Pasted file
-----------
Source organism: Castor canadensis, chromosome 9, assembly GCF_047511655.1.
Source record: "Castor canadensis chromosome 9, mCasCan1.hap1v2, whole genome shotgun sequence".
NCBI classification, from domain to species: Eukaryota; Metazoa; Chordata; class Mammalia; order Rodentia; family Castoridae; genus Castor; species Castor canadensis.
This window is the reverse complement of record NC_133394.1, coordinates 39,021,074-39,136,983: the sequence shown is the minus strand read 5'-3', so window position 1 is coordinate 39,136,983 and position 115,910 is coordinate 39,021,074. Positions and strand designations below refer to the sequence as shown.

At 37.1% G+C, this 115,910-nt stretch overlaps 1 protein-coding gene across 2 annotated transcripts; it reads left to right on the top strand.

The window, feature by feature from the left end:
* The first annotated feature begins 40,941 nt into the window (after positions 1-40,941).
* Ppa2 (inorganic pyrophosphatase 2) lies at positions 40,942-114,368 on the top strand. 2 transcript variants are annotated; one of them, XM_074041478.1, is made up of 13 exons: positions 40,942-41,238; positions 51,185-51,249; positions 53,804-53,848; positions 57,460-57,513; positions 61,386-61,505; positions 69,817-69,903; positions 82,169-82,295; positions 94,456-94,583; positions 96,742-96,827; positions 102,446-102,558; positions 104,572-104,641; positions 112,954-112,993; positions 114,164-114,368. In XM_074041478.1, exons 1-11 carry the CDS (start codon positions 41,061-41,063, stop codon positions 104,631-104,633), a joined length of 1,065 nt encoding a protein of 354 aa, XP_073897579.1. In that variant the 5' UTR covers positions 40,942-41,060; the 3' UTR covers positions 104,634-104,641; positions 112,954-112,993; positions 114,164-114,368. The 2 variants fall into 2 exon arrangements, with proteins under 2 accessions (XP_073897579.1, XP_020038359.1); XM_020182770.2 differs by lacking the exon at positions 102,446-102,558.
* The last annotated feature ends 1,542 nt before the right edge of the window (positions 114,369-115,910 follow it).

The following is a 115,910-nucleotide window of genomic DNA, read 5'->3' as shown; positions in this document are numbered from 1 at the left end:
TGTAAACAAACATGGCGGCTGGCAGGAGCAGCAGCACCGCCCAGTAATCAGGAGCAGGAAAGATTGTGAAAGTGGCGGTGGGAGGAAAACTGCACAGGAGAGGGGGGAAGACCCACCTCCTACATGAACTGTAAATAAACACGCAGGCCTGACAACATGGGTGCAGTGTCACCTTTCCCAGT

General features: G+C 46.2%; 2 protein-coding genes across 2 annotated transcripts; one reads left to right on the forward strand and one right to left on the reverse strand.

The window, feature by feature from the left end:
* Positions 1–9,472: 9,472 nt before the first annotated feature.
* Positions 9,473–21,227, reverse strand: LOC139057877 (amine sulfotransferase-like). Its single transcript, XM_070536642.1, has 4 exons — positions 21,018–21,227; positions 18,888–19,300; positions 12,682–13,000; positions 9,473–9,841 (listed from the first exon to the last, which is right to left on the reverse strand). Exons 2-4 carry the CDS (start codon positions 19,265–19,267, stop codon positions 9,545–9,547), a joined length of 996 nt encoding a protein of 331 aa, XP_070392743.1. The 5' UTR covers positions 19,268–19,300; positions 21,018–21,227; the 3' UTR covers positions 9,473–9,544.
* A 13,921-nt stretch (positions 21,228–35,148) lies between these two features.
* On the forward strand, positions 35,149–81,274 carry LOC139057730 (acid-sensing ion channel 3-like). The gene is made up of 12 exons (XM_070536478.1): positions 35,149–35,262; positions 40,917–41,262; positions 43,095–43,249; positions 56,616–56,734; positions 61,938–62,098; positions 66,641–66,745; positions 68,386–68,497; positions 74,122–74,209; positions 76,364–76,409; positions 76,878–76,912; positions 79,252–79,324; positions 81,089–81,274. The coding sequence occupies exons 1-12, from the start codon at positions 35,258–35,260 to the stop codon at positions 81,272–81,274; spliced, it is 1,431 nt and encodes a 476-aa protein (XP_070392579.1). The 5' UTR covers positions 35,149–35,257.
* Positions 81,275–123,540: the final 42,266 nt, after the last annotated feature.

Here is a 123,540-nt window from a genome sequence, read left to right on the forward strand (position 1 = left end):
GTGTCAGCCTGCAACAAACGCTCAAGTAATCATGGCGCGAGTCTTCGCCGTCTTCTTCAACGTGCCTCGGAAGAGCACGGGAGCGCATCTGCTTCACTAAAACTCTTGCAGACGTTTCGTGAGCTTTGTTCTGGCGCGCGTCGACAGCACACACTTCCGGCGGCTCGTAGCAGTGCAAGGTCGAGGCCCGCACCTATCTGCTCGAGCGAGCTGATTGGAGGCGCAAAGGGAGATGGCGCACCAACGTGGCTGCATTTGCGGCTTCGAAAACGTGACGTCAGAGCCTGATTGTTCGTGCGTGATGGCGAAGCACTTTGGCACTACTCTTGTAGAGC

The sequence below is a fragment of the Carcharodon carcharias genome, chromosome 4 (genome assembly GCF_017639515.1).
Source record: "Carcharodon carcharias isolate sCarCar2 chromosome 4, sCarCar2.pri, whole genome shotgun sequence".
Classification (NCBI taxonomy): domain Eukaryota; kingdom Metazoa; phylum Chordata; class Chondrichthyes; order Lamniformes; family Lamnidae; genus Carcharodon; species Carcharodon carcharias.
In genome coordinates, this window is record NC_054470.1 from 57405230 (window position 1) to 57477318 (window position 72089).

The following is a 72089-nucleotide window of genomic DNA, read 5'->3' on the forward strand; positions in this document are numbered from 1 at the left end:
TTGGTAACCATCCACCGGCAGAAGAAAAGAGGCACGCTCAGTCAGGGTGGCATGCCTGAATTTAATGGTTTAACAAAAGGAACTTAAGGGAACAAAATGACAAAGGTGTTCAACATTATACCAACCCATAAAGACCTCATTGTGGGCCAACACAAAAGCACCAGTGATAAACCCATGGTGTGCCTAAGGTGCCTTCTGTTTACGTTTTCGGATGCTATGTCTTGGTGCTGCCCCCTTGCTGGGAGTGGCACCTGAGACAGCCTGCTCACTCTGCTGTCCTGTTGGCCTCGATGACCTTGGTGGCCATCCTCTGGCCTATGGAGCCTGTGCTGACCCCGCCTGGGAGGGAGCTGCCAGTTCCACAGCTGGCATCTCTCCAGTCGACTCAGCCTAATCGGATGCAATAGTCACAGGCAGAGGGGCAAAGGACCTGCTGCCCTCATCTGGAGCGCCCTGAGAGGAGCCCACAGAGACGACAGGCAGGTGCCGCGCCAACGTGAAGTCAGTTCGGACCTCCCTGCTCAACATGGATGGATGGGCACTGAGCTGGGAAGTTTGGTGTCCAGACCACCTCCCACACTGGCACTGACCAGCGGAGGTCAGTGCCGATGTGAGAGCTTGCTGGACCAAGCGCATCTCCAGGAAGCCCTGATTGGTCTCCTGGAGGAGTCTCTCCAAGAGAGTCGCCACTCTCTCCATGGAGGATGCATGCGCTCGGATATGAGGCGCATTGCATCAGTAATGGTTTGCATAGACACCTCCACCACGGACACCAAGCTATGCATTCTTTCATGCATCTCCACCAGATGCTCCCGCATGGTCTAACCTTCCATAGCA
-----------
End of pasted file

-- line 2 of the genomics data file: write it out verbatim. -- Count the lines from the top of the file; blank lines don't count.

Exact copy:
Source record: "Castor canadensis chromosome 9, mCasCan1.hap1v2, whole genome shotgun sequence".